Ask a Veteran
These Museum staffers and volunteers once served their country in the armed forces. Now they serve in a different way.
- By Rebecca Maksel
- AirSpaceMag.com, November 10, 2011
Dane A. Penland
Of all the assignments Bob Thompson had during his 27 years in the Navy (both reserve and active duty), his favorite tour was onboard a submarine tender in the Indian Ocean.
“Submarine tenders are the poor boys of the Navy,” says Thompson, who retired as a Commander in 2002. “It’s just a repair ship.” He spent part of 1980 in the Indian Ocean, where his ship provided repair services primarily to submarines, but also to surface ships.
He saw two interesting things during that deployment, he says: a destroyer acting as a tugboat for a frigate; and an SR-71 Blackbird in flight. “We were out on the weather deck of the ship,” he recalls, “when we watched an SR-71 circling overhead, flying as slow as he could go. Then he gave a wing-waggle, lit the afterburners, and he was gone in a heartbeat.”
As a radiation health officer, Thompson spent the rest of his career working radiation safety issues for various weapons stations, shipyards, ships of the fleet, and naval medical facilities. He spent time aboard destroyers, cruisers, and battleships performing radiation safety audits and inspections of medical equipment. But his favorite vessel was the aircraft carrier, where he could watch the F-14 Tomcat.
Once safety inspections had ended for the day, Thompson would head up to Vulture’s Row, on the carrier’s island, to watch nighttime operations. “It’s like ballet,” he says. “Everybody’s got colored flashlights to direct traffic, and you’ve got that Tomcat sitting there, and when they fire up the afterburners and take that cat shot, you’re cheering and screaming and also crying like a baby because you’ve got jet fumes in your eyes because you forgot your goggles.”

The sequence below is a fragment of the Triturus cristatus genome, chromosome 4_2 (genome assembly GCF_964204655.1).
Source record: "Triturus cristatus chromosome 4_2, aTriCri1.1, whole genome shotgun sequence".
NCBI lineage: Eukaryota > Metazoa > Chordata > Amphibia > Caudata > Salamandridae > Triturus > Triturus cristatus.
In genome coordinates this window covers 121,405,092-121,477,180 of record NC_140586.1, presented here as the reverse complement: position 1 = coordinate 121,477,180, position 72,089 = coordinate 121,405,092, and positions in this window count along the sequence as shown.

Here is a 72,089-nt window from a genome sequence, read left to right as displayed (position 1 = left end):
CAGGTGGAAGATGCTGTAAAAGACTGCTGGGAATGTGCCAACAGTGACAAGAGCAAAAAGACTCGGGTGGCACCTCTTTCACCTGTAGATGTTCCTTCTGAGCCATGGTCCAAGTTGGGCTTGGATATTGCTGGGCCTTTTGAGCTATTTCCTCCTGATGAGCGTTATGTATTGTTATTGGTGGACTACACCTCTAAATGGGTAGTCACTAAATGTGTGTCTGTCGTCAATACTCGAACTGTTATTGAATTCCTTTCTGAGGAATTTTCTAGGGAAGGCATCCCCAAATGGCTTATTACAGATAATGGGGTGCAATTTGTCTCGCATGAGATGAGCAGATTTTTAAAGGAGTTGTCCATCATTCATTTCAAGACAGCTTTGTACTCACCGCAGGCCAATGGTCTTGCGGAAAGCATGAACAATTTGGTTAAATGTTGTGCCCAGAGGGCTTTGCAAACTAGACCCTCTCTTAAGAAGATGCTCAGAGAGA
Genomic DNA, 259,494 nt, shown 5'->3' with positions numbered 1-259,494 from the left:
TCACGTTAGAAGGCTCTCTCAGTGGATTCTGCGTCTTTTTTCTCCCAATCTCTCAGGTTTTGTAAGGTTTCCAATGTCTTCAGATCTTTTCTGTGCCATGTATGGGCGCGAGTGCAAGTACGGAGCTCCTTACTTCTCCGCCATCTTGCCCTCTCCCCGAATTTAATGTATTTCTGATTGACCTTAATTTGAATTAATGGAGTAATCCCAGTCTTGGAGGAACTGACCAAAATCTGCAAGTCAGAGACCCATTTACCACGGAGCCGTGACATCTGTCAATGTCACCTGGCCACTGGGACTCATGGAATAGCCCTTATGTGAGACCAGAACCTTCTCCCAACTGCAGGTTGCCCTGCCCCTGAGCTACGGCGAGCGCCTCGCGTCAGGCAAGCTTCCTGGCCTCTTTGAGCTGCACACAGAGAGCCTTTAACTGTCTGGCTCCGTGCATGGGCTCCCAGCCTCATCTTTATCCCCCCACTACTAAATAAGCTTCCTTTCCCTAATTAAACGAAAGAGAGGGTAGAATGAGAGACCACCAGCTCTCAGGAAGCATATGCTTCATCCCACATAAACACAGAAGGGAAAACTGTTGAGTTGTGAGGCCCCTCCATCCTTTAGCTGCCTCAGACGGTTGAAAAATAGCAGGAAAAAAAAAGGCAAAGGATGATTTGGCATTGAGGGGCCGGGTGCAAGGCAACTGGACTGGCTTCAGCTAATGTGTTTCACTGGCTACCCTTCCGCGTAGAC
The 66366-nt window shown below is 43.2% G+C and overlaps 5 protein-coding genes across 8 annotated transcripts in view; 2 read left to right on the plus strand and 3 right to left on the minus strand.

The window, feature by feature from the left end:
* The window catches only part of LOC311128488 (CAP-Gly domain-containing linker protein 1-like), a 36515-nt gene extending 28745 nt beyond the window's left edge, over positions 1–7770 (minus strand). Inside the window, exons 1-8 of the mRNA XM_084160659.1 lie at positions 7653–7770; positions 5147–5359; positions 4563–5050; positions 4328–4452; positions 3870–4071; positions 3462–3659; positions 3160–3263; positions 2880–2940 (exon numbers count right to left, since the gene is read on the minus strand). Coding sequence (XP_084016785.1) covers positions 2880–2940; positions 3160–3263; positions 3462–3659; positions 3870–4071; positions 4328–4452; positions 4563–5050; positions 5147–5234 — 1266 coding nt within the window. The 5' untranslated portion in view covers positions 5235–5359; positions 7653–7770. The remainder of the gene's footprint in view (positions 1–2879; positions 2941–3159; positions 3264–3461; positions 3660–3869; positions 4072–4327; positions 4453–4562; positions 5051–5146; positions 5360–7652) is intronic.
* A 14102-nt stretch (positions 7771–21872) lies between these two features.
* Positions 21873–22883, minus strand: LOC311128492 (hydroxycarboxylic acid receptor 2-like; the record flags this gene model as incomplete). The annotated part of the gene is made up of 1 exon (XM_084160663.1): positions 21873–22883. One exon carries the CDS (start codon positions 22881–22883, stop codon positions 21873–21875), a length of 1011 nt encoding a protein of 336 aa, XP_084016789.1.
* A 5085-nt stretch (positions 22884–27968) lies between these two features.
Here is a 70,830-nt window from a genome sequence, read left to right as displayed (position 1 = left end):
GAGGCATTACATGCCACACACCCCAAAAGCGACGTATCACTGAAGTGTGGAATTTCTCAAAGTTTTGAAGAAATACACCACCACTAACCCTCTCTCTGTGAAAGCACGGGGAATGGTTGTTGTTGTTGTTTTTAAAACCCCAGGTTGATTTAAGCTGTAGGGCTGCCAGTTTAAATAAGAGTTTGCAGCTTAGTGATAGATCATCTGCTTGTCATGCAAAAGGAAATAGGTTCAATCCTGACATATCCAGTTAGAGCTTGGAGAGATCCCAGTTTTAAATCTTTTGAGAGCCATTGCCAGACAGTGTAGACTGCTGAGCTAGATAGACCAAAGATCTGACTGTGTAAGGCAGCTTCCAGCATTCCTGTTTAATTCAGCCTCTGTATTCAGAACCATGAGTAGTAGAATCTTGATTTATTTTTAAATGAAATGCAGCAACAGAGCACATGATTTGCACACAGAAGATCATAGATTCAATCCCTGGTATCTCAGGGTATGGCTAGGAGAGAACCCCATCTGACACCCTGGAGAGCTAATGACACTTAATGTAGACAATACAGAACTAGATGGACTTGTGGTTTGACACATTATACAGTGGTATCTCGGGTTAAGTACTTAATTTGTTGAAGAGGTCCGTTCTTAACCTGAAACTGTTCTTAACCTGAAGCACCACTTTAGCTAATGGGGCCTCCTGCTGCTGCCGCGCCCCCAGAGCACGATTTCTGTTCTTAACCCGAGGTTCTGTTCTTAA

Shortly after retiring in 2002, Thompson learned that the Steven F. Udvar-Hazy Center was looking for volunteers. He’s been volunteering there since December 2003 when the Museum opened. He works in Visitor Services, which includes staffing the information desk, walking the vast hangar floors answering visitor’s questions, and running the elevator to the Donald D. Engen Tower, where visitors can watch airplanes land and take off at Dulles International Airport.
While he likes all visitors, “I steer right for the military guys,” Thompson says. “I look at the haircut and ask ‘Are you still serving?’ Nine times out of ten, they reply, ‘Yes, sir.’ I’ve met a nice bunch of folks that way.”
Bob Thompson is pictured with the Museum’s Grumman F-14D(R) Tomcat, which is on display in the Boeing Aviation Hangar at the Steven F. Udvar-Hazy Center.